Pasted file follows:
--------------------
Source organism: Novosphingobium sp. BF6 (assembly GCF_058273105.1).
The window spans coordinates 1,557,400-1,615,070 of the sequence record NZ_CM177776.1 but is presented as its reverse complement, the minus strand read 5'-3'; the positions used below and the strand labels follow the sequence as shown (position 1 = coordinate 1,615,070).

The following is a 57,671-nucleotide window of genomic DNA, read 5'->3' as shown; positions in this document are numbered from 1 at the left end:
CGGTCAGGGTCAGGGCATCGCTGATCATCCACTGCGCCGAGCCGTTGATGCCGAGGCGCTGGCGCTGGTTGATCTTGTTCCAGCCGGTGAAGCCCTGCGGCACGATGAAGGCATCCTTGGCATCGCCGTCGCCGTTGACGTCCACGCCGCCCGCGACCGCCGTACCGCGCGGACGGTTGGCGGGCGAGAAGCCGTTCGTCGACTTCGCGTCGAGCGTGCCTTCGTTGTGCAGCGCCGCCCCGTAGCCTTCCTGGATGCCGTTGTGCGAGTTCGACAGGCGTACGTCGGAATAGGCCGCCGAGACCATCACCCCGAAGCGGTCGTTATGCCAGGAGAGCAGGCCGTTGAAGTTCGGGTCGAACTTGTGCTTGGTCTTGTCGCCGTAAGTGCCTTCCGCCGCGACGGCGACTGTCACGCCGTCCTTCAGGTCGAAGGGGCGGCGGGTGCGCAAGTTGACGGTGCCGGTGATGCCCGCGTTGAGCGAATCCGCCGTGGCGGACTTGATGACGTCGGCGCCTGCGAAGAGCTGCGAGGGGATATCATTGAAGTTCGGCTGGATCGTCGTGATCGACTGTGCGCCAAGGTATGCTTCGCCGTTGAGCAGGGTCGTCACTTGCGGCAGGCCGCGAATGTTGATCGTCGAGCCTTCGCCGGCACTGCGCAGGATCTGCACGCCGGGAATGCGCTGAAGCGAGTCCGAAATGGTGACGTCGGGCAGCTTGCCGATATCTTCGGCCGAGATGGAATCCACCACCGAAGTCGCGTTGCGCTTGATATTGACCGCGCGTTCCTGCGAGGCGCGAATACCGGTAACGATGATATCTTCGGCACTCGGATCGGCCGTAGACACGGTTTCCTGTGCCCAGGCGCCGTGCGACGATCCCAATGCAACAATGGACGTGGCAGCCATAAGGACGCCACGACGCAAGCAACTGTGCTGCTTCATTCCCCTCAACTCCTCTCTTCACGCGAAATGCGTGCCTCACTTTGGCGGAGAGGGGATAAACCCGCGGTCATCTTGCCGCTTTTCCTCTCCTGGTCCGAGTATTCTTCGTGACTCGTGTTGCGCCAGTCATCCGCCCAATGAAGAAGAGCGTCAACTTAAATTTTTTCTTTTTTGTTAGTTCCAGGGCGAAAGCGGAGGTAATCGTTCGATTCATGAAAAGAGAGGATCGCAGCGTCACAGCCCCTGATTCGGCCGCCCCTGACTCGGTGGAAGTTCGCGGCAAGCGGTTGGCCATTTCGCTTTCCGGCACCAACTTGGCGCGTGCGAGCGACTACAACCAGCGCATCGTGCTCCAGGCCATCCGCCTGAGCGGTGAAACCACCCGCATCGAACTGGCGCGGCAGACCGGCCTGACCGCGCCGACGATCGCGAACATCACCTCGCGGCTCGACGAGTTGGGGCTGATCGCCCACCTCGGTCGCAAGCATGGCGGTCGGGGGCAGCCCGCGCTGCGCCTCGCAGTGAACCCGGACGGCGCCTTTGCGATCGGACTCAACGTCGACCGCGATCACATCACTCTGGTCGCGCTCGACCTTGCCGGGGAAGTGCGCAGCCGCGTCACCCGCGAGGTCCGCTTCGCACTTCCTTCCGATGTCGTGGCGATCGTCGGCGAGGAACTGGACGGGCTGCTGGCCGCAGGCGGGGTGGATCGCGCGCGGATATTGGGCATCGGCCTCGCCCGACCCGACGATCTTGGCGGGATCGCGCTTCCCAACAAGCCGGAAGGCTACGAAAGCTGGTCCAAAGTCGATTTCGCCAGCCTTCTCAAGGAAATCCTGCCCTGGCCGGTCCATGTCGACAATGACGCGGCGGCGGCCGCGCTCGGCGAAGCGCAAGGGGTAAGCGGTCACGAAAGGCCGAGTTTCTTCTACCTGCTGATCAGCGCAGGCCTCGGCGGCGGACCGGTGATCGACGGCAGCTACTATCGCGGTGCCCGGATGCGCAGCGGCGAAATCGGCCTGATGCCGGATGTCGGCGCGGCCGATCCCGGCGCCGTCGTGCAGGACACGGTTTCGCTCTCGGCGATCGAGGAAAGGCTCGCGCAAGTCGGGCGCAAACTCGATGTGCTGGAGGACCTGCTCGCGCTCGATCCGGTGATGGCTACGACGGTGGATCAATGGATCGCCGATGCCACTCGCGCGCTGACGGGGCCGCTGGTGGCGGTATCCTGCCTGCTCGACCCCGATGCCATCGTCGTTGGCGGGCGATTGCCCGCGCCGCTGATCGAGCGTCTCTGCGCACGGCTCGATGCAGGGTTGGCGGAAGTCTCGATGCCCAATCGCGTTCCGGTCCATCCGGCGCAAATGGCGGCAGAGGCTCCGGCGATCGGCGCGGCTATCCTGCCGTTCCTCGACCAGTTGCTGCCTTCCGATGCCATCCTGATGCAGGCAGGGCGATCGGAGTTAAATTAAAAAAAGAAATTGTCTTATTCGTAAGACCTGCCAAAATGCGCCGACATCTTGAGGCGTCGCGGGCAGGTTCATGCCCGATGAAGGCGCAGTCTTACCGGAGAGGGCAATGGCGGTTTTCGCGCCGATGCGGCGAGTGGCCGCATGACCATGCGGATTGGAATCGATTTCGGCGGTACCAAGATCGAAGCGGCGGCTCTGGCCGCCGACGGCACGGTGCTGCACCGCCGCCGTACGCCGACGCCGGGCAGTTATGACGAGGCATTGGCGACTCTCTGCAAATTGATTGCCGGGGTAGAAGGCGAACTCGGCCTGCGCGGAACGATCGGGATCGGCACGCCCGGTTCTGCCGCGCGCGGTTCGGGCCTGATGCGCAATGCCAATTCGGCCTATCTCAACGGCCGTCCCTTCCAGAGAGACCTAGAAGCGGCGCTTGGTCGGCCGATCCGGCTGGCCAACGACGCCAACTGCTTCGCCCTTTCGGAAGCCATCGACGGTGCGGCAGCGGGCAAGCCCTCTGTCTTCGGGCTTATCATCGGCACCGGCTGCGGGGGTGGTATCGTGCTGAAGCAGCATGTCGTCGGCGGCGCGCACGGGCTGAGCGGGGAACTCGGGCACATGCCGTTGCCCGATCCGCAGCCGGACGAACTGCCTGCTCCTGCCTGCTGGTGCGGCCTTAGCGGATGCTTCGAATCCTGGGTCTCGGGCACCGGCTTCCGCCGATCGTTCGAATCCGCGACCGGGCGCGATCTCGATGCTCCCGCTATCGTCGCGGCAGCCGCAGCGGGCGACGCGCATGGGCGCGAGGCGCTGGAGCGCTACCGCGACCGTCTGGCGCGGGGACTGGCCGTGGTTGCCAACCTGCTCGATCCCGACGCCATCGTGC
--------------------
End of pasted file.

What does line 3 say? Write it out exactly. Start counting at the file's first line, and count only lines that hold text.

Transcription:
The following is a 57,671-nucleotide window of genomic DNA, read 5'->3' as shown; positions in this document are numbered from 1 at the left end: